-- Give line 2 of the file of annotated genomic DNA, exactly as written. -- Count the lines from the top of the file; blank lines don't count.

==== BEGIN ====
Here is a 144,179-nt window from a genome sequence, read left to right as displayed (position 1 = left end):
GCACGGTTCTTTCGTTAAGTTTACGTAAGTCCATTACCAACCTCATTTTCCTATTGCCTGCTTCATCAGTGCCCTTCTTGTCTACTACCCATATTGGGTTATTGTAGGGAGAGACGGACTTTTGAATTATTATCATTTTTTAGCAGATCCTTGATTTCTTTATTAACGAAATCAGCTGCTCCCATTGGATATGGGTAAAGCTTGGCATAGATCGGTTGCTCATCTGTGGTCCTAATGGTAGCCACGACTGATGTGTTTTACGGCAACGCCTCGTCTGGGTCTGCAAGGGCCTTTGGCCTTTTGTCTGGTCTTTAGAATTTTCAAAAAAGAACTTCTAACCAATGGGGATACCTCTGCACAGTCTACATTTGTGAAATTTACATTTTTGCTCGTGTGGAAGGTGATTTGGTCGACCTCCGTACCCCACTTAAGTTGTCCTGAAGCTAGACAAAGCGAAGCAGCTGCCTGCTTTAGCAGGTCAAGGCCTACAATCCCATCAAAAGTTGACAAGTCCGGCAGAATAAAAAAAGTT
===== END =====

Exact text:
GCACGGTTCTTTCGTTAAGTTTACGTAAGTCCATTACCAACCTCATTTTCCTATTGCCTGCTTCATCAGTGCCCTTCTTGTCTACTACCCATATTGGGTTATTGTAGGGAGAGACGGACTTTTGAATTATTATCATTTTTTAGCAGATCCTTGATTTCTTTATTAACGAAATCAGCTGCTCCCATTGGATATGGGTAAAGCTTGGCATAGATCGGTTGCTCATCTGTGGTCCTAATGGTAGCCACGACTGATGTGTTTTACGGCAACGCCTCGTCTGGGTCTGCAAGGGCCTTTGGCCTTTTGTCTGGTCTTTAGAATTTTCAAAAAAGAACTTCTAACCAATGGGGATACCTCTGCACAGTCTACATTTGTGAAATTTACATTTTTGCTCGTGTGGAAGGTGATTTGGTCGACCTCCGTACCCCACTTAAGTTGTCCTGAAGCTAGACAAAGCGAAGCAGCTGCCTGCTTTAGCAGGTCAAGGCCTACAATCCCATCAAAAGTTGACAAGTCCGGCAGAATAAAAAAAGTT